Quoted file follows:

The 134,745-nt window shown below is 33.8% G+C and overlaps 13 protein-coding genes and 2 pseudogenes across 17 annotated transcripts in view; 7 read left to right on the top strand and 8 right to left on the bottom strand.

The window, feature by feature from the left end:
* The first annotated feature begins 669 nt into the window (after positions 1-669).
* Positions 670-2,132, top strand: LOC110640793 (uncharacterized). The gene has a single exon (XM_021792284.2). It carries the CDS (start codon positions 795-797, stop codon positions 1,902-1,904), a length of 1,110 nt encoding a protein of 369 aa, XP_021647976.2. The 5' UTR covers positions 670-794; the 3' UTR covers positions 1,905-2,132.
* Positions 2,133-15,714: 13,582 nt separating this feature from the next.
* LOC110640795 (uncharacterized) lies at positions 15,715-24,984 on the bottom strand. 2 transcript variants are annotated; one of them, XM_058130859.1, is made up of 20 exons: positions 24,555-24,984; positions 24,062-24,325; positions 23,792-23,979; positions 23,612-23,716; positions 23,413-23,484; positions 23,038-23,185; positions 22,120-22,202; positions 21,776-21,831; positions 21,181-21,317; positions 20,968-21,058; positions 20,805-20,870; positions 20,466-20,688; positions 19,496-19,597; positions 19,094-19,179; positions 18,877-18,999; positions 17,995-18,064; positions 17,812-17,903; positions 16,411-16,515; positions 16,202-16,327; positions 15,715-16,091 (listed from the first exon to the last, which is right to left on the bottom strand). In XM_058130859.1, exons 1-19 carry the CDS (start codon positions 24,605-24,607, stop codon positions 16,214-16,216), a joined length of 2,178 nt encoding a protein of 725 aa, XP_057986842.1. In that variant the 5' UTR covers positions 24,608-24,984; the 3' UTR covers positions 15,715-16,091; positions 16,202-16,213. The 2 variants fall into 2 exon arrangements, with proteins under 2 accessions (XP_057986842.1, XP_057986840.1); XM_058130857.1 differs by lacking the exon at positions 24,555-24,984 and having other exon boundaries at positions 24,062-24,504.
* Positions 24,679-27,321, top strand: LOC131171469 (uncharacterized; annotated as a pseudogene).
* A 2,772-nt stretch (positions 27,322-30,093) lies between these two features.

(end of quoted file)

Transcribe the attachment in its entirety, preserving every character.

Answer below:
The 134,745-nt window shown below is 33.8% G+C and overlaps 13 protein-coding genes and 2 pseudogenes across 17 annotated transcripts in view; 7 read left to right on the top strand and 8 right to left on the bottom strand.

The window, feature by feature from the left end:
* The first annotated feature begins 669 nt into the window (after positions 1-669).
* Positions 670-2,132, top strand: LOC110640793 (uncharacterized). The gene has a single exon (XM_021792284.2). It carries the CDS (start codon positions 795-797, stop codon positions 1,902-1,904), a length of 1,110 nt encoding a protein of 369 aa, XP_021647976.2. The 5' UTR covers positions 670-794; the 3' UTR covers positions 1,905-2,132.
* Positions 2,133-15,714: 13,582 nt separating this feature from the next.
* LOC110640795 (uncharacterized) lies at positions 15,715-24,984 on the bottom strand. 2 transcript variants are annotated; one of them, XM_058130859.1, is made up of 20 exons: positions 24,555-24,984; positions 24,062-24,325; positions 23,792-23,979; positions 23,612-23,716; positions 23,413-23,484; positions 23,038-23,185; positions 22,120-22,202; positions 21,776-21,831; positions 21,181-21,317; positions 20,968-21,058; positions 20,805-20,870; positions 20,466-20,688; positions 19,496-19,597; positions 19,094-19,179; positions 18,877-18,999; positions 17,995-18,064; positions 17,812-17,903; positions 16,411-16,515; positions 16,202-16,327; positions 15,715-16,091 (listed from the first exon to the last, which is right to left on the bottom strand). In XM_058130859.1, exons 1-19 carry the CDS (start codon positions 24,605-24,607, stop codon positions 16,214-16,216), a joined length of 2,178 nt encoding a protein of 725 aa, XP_057986842.1. In that variant the 5' UTR covers positions 24,608-24,984; the 3' UTR covers positions 15,715-16,091; positions 16,202-16,213. The 2 variants fall into 2 exon arrangements, with proteins under 2 accessions (XP_057986842.1, XP_057986840.1); XM_058130857.1 differs by lacking the exon at positions 24,555-24,984 and having other exon boundaries at positions 24,062-24,504.
* Positions 24,679-27,321, top strand: LOC131171469 (uncharacterized; annotated as a pseudogene).
* A 2,772-nt stretch (positions 27,322-30,093) lies between these two features.